The paper presents the collaborative space, which features the three bipolar dimensions, namely, the type of consumption (access vs reownership), source of resource (company-owned vs consumer-owned) and the type of compensation (with vs without monetary fee). These dimensions open up multiple areas of the collaborative space, including the pseudo sharing economy, sharing ecology, redistribution markets and redistribution communities.

Research limitations/implications

The paper shows blind spots in the literature as well as the need to consider the consumption context to outline directions for future research.

Practical implications

For managers, this paper develops a foundation for entering, exploring and exploiting the collaborative space along the stages acquisition, distribution, consumption and compensation.

Social implications

Collaborative consumption is associated with community-building, resource saving and sustainability. The conceptualization of the collaborative spaces provides different options to enable more sustainable consumption and raise social exchange between consumers.

Originality/value

So far, an overarching framework that reveals similarities and differences of business models that are associated with collaborative consumption and the sharing economy is missing. This paper develops this framework, which is labelled the collaborative space.

Details

Journal of Services Marketing, vol. ahead-of-print no. ahead-of-print
Type: Research Article
ISSN: 0887-6045

Keywords

Article
Publication date: 21 July 2022

Muhammad Sholihin, Nurus Shalihin, Mega Ilhamiwati and Hendrianto Hendrianto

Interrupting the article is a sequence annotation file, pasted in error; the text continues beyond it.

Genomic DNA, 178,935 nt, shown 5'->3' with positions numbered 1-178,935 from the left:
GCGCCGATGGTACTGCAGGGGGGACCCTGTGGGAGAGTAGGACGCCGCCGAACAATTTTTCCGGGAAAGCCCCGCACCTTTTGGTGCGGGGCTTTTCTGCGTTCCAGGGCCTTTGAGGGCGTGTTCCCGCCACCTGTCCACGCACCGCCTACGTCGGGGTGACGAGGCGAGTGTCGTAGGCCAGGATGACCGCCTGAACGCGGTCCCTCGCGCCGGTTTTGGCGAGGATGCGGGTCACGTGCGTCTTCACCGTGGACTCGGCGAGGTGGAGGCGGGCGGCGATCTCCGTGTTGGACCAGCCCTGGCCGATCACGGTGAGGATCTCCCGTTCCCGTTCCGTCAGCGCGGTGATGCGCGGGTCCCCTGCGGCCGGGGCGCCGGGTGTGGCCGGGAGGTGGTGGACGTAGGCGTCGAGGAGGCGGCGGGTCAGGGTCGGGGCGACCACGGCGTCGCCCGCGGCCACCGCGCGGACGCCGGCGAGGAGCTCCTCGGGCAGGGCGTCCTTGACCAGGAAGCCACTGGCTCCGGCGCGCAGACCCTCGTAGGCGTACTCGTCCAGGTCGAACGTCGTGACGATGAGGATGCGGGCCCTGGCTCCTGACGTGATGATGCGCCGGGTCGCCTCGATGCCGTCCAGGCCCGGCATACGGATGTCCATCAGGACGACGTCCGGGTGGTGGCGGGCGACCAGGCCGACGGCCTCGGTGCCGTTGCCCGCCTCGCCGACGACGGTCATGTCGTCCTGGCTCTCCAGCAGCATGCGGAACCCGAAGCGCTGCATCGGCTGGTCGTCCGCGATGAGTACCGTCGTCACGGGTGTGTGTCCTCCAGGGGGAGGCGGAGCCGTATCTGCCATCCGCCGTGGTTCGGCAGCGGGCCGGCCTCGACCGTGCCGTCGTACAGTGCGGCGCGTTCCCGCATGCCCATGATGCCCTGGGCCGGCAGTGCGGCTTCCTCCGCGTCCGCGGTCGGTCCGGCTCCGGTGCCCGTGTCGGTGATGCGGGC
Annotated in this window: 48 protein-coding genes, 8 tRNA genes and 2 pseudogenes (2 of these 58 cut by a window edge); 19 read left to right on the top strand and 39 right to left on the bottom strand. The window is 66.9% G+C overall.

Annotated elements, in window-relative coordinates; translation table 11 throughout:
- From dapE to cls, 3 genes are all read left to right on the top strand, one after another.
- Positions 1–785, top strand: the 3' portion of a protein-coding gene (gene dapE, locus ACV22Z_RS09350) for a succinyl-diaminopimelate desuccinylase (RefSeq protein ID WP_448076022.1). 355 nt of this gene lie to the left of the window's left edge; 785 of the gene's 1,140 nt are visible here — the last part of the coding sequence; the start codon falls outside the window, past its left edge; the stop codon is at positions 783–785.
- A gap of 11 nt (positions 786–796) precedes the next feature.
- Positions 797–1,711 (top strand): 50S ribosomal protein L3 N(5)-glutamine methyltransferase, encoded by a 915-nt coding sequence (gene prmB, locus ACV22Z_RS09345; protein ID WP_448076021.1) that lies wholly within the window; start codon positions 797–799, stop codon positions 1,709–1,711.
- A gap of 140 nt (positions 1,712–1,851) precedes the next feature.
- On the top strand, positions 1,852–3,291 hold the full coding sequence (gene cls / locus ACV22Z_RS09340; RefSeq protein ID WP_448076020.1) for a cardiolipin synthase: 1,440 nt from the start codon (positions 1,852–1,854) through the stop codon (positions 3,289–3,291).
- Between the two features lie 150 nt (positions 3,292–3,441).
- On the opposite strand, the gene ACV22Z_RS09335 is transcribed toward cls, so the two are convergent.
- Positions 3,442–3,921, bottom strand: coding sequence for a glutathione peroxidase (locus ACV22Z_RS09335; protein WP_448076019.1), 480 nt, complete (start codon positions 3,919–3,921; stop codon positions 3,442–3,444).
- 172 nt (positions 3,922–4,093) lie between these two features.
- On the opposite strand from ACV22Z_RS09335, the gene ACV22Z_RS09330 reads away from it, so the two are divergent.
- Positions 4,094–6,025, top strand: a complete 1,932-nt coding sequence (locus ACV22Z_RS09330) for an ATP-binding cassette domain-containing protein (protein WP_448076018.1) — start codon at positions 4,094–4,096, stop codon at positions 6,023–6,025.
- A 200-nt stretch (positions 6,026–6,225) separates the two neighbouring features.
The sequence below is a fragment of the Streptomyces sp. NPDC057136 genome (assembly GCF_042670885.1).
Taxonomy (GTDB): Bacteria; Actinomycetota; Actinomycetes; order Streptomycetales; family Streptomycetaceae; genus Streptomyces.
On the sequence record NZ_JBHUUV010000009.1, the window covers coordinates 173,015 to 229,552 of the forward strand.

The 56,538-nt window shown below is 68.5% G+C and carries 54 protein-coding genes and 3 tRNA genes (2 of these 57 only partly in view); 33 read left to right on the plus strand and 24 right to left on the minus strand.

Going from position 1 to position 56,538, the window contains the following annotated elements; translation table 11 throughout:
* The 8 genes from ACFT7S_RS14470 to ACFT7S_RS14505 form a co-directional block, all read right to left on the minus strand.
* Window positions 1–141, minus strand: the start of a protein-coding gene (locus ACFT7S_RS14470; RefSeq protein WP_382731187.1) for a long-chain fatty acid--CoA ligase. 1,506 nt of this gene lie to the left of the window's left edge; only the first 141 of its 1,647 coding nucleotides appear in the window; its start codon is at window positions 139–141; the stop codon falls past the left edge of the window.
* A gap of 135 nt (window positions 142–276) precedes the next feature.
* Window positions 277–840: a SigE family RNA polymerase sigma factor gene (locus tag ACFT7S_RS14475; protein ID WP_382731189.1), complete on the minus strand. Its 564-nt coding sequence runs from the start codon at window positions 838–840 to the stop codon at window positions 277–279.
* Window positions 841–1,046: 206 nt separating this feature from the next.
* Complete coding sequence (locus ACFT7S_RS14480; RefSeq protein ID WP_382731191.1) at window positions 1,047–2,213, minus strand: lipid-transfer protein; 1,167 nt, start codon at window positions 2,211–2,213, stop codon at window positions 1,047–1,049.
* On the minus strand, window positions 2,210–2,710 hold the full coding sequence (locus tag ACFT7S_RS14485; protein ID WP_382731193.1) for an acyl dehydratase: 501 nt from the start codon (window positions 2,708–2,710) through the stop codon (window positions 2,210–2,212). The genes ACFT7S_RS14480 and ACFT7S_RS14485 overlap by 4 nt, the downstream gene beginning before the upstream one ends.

This study aims to gain new insight into how a set of maqasid-based consumption intelligence variables mediates exogenous variables (i.e. religiosity, Islamic university…

Abstract

Purpose

This study aims to gain new insight into how a set of maqasid-based consumption intelligence variables mediates exogenous variables (i.e. religiosity, Islamic university role and normative belief) and halal purchase intention as an endogenous variable.

Design/methodology/approach

The research model is empirically tested with a data set of 370 responses retrieved from the students of the millennial generation from the cross Islamic state university in Indonesia. Data were analysed with Partial Least Square Structural Equation Modelling (PLS-SEM). The sample size of this study is computed with preliminary power analysis.

Findings

The SEM finding revealed that two maqasid-based consumption intelligence variables had mediated the exogenous and endogenous variables, i.e. halal purchase intention. These variables mediating the exogenous and endogenous variables have explained 63.5 R2 variances in halal purchase intention. Concerning individual impact size of cognition and motivation as a component of maqasid-based consumption intelligence has shown medium-level effect size (f2) in mediating the halal purchase intention. Interestingly, the exogenous variable does not directly affect halal purchase intention but must be mediated with maqasid-based consumption intelligence variables. However, before including variables of maqasid-based consumption intelligence, the R2 was relatively small. It is just 30.4% in R2 that explains the variance of halal purchase intention.

Research limitations/implications